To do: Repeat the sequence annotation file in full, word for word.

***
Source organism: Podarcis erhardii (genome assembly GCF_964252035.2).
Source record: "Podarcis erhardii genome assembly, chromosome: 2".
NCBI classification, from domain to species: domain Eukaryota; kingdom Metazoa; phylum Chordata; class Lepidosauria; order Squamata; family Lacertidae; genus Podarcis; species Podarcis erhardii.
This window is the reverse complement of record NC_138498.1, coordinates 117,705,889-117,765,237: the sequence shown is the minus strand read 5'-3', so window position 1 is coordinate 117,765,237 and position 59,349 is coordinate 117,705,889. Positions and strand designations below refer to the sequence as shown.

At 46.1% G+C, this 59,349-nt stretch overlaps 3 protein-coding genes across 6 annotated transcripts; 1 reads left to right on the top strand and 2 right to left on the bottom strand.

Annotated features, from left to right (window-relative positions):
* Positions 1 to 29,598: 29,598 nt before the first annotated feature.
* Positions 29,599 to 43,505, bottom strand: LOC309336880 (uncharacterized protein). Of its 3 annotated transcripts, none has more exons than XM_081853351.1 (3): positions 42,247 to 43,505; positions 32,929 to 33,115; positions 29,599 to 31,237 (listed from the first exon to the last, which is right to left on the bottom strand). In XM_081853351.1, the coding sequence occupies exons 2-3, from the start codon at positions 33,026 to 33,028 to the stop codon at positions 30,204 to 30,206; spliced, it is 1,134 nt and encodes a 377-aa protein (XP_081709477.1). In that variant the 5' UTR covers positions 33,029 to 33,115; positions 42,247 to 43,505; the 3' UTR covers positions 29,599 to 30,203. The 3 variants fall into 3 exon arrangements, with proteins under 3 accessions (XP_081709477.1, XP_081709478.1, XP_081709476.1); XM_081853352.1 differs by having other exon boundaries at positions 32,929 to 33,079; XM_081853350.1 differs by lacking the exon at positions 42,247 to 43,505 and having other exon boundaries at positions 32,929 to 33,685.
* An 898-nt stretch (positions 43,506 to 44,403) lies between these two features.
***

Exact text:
Source organism: Podarcis erhardii (genome assembly GCF_964252035.2).
Source record: "Podarcis erhardii genome assembly, chromosome: 2".
NCBI classification, from domain to species: domain Eukaryota; kingdom Metazoa; phylum Chordata; class Lepidosauria; order Squamata; family Lacertidae; genus Podarcis; species Podarcis erhardii.
This window is the reverse complement of record NC_138498.1, coordinates 117,705,889-117,765,237: the sequence shown is the minus strand read 5'-3', so window position 1 is coordinate 117,765,237 and position 59,349 is coordinate 117,705,889. Positions and strand designations below refer to the sequence as shown.

At 46.1% G+C, this 59,349-nt stretch overlaps 3 protein-coding genes across 6 annotated transcripts; 1 reads left to right on the top strand and 2 right to left on the bottom strand.

Annotated features, from left to right (window-relative positions):
* Positions 1 to 29,598: 29,598 nt before the first annotated feature.
* Positions 29,599 to 43,505, bottom strand: LOC309336880 (uncharacterized protein). Of its 3 annotated transcripts, none has more exons than XM_081853351.1 (3): positions 42,247 to 43,505; positions 32,929 to 33,115; positions 29,599 to 31,237 (listed from the first exon to the last, which is right to left on the bottom strand). In XM_081853351.1, the coding sequence occupies exons 2-3, from the start codon at positions 33,026 to 33,028 to the stop codon at positions 30,204 to 30,206; spliced, it is 1,134 nt and encodes a 377-aa protein (XP_081709477.1). In that variant the 5' UTR covers positions 33,029 to 33,115; positions 42,247 to 43,505; the 3' UTR covers positions 29,599 to 30,203. The 3 variants fall into 3 exon arrangements, with proteins under 3 accessions (XP_081709477.1, XP_081709478.1, XP_081709476.1); XM_081853352.1 differs by having other exon boundaries at positions 32,929 to 33,079; XM_081853350.1 differs by lacking the exon at positions 42,247 to 43,505 and having other exon boundaries at positions 32,929 to 33,685.
* An 898-nt stretch (positions 43,506 to 44,403) lies between these two features.